As if counterfactual history did not have enough critics, Russian President Vladimir Putin's recent endorsement of the field will surely discredit further by associating it with the stigma of authoritarianism.
In a new article published in the Russian News Agency, Tass, Putin was quoted at a meeting of the All-Russia Historical Assembly on Wednesday saying some positive things about historical “what ifs.”
After stressing the importance of history for the nation’s identity he observed:
"Some say history admits of no ‘what-ifs’. This is very true. The same applies to politics. But there is a place for such speculations in science, and this may be of great importance and interest."
The article goes on to note that Putin “shared some impressions of a recent meeting with a German friend of his,” noting: "You’ve just said it is crucial to know the atrocities the Nazis committed on our soil. That German friend of mine has read quite a few historical documents and he paid attention to what Hitler had planned to do, in case of victory, to the Russian people, and where the Russian people would’ve found themselves then - far away in Siberia, where they would’ve been doomed to extinction."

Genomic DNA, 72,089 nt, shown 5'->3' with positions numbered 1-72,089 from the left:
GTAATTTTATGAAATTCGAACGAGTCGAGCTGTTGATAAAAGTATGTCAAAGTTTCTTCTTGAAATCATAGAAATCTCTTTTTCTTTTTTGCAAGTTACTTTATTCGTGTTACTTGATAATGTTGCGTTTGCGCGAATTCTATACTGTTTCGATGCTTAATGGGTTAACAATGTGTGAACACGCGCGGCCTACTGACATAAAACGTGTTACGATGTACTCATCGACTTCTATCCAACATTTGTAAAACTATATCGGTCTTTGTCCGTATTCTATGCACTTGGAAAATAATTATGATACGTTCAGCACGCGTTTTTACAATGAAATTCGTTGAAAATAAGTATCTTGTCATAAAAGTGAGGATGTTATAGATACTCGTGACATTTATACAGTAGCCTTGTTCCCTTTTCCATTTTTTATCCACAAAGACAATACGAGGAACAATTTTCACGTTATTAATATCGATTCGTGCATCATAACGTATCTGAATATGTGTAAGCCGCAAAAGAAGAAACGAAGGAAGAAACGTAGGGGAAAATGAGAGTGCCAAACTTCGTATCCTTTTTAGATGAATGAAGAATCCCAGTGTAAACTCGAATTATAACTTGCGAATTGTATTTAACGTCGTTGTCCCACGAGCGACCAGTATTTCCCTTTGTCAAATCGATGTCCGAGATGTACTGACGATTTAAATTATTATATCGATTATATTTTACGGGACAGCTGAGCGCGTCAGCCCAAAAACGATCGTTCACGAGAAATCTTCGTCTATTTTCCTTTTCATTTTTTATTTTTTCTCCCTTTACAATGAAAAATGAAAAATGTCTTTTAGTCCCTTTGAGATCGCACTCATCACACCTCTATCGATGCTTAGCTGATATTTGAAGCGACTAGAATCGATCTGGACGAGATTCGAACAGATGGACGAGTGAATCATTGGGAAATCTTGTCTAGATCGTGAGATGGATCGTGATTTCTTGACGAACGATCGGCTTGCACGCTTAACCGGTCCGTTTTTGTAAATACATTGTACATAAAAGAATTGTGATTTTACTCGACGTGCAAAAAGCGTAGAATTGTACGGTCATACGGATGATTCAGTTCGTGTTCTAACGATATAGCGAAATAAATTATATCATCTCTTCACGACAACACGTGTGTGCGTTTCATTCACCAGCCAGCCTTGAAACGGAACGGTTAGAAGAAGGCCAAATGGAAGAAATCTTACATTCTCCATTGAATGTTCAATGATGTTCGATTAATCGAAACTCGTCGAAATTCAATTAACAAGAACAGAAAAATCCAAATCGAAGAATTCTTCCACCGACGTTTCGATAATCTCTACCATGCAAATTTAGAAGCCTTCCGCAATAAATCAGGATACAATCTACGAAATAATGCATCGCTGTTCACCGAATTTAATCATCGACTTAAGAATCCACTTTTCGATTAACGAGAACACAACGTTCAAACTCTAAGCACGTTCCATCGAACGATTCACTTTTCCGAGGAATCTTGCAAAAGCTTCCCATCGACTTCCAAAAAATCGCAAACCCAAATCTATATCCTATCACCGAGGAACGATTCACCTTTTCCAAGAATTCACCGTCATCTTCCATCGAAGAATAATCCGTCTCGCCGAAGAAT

Putin went on to observe that such facts "should be known to everybody, including those who have been trying to re-evaluate what happened in the past and to make conclusions nobody is in the position to make today to condemn somebody."
"It’s worth taking a look at what would’ve been in store for us, had we suffered a defeat. This is very important," Putin said. In his opinion from the standpoint of science "all aspects are of interest - what really happened and what could have happened."
Counterfactual history as a mode of analysis is politically neutral. But its embrace by Putin may solidify the suspicion of left-liberal critics like Richard Evans that it inherently expresses a right-wing sensibility.
While it may be true that there’s no such thing as bad publicity, there’s no denying that counterfactual history now has another hurdle to surmount in its bid for mainstream acceptance.